With the UK Prime Minister, Boris Johnson recently announcing his plan to fund £96 million investment in town centres and high streets through the accelerated Towns Fund, Colliers International has called on the Government to dig deeper into their pockets to help repurpose town centre retail across the UK.
Colliers states that there is likely to be a 40-50 per cent oversupply of retail space in some towns nationwide, and has put forward a three-point plan proposal that it believes the Government needs to take on board to help property owners and tenants to reimagine how their retail holdings are run and used, stimulating shopping in bricks and mortar locations nationwide.
The proposals call for:
- Substantial Government and local authority investment, and incentives nationwide, specifically for town centre regeneration.
- A rebasing of the values and business rates of existing stock in line with commercial retail properties rents today.
- A co-ordinated approach and review of all stakeholders by councils to deliver a strategy for each town and allocate sites for regeneration.
Lloyd Entwistle, director in Colliers International’s Retail team commented on the proposal: “The current Government funding will barely provide enough for a new bus stop for those 101 towns that are selected to receive between £500k-£1million to spend on projects in their areas. The figure needed is more like £96million per town. If the Government has such a vested interest in regeneration and transport, it needs to look at the wider picture and all financial instruments available to local councils.
“The proposed changes in planning are a good move and long overdue. In recent years local authorities have already become much more open to changes of use but speed and resourcing in planning departments has hampered change. On top of this it’s the financial investment and structuring that is needed to kick start regeneration in most towns where otherwise the private sector cannot make it viable.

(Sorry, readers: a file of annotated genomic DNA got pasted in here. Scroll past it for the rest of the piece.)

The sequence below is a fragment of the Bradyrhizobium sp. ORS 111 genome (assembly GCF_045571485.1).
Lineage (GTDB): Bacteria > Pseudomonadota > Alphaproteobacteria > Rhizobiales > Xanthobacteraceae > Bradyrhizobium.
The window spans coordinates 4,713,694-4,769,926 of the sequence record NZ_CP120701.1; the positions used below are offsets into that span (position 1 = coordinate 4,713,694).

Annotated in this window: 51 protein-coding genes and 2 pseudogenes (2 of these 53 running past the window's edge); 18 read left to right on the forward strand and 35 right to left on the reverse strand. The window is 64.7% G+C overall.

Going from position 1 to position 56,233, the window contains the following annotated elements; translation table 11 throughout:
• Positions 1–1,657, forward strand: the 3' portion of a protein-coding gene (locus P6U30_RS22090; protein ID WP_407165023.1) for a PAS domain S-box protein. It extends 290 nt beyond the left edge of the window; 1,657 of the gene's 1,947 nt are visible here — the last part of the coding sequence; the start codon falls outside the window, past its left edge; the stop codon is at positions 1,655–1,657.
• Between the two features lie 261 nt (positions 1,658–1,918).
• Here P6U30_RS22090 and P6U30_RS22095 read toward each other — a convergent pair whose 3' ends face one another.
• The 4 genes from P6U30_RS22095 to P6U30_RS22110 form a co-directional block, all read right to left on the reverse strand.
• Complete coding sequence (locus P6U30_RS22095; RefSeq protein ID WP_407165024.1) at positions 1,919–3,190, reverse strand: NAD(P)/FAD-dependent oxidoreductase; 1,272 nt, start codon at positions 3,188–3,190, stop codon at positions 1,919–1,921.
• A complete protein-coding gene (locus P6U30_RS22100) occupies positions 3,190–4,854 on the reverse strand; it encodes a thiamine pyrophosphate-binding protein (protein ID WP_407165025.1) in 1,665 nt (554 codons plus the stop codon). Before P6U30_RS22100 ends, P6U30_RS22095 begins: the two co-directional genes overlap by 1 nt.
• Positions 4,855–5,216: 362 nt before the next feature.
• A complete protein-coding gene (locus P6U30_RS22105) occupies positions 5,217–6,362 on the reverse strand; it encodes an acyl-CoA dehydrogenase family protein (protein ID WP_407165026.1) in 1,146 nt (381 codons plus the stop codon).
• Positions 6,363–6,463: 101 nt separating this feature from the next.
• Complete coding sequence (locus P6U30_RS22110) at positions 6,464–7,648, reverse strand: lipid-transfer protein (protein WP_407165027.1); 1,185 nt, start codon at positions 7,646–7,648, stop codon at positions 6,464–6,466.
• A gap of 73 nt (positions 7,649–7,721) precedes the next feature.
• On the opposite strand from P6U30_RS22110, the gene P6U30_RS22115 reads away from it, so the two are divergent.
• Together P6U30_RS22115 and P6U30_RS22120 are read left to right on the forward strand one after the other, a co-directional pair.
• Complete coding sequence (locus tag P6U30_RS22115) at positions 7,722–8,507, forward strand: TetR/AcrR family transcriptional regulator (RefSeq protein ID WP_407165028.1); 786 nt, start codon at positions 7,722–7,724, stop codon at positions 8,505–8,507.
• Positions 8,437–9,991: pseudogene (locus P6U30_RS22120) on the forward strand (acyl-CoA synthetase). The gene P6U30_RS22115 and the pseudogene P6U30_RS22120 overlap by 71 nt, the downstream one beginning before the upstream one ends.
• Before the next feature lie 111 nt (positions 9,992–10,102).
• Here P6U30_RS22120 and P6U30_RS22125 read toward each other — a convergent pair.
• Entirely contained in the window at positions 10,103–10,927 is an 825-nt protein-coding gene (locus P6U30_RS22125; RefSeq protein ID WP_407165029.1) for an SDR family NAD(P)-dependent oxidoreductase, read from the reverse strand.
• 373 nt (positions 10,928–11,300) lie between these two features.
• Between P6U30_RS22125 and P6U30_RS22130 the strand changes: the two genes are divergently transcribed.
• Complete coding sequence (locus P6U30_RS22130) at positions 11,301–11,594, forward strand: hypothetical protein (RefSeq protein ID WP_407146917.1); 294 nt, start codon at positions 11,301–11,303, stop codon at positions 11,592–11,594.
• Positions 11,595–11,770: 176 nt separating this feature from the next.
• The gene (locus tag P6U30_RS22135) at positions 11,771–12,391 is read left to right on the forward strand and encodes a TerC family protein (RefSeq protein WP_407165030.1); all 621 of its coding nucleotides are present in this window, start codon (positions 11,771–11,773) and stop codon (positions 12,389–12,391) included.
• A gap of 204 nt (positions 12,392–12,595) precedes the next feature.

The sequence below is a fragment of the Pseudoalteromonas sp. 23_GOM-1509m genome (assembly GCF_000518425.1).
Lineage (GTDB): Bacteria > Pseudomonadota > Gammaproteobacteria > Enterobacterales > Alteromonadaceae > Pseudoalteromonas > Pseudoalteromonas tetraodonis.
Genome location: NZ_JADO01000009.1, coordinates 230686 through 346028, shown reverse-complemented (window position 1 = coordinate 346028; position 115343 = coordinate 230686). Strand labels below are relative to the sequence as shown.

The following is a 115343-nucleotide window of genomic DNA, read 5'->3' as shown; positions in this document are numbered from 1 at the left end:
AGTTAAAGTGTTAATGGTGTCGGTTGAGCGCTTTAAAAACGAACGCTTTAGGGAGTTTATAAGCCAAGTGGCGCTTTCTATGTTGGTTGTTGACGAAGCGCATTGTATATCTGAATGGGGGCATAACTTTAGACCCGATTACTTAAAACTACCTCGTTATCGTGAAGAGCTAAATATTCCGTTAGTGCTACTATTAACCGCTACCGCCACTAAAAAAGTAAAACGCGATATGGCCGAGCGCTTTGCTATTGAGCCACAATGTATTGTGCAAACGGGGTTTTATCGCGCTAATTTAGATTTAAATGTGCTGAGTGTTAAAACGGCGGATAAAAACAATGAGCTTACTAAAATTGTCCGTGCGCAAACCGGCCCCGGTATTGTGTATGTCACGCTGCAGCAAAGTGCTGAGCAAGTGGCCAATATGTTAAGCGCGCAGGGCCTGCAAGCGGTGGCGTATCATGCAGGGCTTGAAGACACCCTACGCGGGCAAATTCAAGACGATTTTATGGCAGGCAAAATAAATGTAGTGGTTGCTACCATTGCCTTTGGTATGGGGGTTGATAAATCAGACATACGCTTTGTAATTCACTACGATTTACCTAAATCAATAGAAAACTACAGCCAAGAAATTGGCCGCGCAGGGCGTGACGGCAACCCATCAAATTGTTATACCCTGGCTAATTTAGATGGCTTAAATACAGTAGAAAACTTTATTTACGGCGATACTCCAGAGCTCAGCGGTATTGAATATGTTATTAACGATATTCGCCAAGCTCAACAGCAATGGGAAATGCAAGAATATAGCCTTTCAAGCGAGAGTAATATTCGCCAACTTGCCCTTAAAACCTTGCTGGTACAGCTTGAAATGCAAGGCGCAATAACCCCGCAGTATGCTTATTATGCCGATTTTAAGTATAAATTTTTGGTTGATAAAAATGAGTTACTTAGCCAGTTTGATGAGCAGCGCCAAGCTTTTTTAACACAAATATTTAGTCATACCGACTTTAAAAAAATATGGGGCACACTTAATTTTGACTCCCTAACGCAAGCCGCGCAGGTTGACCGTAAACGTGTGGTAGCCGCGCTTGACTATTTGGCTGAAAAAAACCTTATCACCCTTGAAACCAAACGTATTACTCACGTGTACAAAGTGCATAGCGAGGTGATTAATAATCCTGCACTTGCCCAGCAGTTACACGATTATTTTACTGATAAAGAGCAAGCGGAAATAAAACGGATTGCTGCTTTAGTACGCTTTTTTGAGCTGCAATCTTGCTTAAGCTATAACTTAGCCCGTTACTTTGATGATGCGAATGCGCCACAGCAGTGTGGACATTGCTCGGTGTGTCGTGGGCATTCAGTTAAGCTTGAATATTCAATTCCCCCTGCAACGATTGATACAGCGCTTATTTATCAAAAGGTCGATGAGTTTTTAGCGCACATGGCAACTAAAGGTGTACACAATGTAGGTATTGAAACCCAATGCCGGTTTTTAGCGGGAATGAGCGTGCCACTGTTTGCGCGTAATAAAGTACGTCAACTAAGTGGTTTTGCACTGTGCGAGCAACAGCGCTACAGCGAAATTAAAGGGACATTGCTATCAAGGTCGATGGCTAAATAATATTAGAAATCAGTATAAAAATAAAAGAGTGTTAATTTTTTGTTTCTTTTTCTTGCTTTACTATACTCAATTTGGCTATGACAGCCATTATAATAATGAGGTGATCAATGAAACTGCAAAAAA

“COVID-19 has accelerated what was already happening by 10 years. There is a growing oversupply of national retail space, so regeneration and repurposing of retail facilities is drastically required to save the demise of town centres. We’ve gone past the point of no return so we need to tear up the rule book, overhaul the current strategy and start again.
“With the consumer in mind, this means finding the missing pieces in the puzzle to move away from a single purpose town to creating one which encompasses residential, business space, retail, educational facilities, sports facilities, public realm and the right infrastructure to bring people into the town.
“It seems crazy to fulfil the housing shortage in new large housing schemes on the edge of towns or even new towns, which have been suggested when we have redundant space in existing buildings and town centres. There are two problems here and one could help solve the other, all it needs is a bit of lateral thinking and the right investment.
“The traditional retail agent is a dying breed and it’s no longer enough to be just leasing or selling a property. With the surge in localism and a desire for building communities, it’s now crucial for us to have a broader future vision and to be thinking about how to repurpose buildings to re-establish towns as the melting pot of uses where we create a reason for people to go there.”